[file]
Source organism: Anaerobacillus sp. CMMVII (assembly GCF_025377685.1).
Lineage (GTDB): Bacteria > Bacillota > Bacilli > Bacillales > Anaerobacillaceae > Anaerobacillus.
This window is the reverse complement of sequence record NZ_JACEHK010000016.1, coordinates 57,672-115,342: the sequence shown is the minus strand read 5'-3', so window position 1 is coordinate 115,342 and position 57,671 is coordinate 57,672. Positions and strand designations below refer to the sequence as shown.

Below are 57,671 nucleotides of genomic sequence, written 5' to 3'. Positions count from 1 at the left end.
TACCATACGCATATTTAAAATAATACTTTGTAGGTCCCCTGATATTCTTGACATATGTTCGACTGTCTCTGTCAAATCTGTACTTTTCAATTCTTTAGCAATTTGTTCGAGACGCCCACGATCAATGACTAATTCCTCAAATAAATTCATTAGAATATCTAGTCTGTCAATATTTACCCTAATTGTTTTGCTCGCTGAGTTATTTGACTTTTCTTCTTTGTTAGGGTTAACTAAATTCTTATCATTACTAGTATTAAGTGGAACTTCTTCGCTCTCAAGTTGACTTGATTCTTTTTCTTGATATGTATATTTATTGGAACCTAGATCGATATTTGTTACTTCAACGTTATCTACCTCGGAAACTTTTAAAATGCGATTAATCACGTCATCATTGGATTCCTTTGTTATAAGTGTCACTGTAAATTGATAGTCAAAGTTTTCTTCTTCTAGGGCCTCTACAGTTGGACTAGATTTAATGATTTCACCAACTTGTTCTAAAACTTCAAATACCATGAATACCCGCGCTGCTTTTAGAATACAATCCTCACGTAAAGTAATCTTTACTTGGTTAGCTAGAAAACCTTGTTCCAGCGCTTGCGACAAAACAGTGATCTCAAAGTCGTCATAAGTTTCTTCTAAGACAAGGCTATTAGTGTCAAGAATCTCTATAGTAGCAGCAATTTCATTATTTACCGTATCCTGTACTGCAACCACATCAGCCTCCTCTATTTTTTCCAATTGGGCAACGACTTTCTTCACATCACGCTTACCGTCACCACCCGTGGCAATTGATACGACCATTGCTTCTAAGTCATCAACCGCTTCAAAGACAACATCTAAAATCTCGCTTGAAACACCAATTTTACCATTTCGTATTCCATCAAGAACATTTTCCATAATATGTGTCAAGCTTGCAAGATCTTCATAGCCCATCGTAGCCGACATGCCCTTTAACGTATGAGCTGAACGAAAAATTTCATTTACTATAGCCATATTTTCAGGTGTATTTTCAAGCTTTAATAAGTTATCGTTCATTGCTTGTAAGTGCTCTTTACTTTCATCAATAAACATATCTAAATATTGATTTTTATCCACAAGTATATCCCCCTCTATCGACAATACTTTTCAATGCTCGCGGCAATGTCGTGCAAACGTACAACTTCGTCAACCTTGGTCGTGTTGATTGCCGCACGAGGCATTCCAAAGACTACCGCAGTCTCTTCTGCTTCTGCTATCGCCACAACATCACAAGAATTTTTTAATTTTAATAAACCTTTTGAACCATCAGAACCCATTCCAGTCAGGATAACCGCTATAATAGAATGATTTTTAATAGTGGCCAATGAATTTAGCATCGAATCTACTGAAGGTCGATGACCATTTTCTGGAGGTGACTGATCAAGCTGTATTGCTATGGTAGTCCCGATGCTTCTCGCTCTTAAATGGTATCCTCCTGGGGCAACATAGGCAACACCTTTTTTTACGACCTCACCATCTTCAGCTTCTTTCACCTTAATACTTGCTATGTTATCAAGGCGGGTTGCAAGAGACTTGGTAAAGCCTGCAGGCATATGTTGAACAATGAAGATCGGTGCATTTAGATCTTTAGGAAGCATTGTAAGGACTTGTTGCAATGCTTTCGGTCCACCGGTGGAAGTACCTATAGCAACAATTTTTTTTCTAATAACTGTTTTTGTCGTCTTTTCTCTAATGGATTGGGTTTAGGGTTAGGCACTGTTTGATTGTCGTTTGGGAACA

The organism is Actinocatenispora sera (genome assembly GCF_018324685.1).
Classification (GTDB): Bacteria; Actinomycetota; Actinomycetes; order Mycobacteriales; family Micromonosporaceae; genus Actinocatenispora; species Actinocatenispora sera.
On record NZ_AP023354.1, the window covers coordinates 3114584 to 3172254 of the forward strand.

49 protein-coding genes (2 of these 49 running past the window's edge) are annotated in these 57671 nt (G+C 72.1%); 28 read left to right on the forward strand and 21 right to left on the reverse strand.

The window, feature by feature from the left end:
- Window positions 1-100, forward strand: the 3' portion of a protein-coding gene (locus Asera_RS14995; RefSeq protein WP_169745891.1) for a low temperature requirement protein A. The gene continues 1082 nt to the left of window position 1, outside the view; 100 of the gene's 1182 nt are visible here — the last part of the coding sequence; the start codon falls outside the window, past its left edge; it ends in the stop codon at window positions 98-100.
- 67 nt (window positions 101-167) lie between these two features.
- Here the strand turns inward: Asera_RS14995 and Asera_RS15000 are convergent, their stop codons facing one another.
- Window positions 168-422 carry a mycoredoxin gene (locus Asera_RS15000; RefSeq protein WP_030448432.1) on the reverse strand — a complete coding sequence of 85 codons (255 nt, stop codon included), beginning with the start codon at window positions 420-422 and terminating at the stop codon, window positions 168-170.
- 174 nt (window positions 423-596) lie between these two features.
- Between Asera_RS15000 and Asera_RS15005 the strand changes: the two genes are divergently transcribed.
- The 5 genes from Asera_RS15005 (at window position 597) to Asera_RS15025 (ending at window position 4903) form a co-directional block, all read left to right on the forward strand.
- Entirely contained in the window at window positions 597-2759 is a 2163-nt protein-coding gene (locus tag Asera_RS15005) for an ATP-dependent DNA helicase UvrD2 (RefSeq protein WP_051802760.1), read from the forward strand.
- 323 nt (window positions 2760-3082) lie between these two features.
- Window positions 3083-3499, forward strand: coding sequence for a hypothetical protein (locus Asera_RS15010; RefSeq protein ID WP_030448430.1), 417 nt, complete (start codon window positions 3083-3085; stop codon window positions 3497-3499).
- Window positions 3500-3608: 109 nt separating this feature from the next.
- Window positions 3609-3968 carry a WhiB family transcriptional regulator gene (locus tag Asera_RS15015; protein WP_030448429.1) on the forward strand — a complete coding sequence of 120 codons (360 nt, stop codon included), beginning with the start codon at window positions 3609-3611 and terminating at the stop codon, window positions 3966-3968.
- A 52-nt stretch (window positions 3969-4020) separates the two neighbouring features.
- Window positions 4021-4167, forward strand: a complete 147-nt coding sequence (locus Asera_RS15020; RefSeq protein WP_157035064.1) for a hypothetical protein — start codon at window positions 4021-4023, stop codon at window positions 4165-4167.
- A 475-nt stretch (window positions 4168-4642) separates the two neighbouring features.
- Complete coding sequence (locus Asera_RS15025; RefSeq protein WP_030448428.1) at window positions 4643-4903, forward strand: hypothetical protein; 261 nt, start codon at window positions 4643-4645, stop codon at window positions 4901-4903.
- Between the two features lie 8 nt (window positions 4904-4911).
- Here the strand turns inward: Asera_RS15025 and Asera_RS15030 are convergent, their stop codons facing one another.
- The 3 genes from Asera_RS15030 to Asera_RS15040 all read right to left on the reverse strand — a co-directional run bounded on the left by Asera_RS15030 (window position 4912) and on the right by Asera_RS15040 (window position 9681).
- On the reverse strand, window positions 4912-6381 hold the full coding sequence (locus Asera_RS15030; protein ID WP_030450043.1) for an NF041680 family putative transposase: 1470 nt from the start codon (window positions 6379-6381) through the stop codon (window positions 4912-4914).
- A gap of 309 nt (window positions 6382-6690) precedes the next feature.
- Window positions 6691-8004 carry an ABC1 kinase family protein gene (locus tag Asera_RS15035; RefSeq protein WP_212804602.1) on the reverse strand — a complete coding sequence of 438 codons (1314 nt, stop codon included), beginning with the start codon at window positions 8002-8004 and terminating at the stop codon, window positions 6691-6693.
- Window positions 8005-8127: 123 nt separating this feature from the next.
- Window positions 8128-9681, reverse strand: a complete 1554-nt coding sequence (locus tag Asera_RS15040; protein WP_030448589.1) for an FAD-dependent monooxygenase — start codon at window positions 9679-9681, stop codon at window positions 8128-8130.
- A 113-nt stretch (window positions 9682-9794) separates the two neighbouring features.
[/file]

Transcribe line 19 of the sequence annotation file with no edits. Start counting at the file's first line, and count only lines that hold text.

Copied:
- 323 nt (window positions 2760-3082) lie between these two features.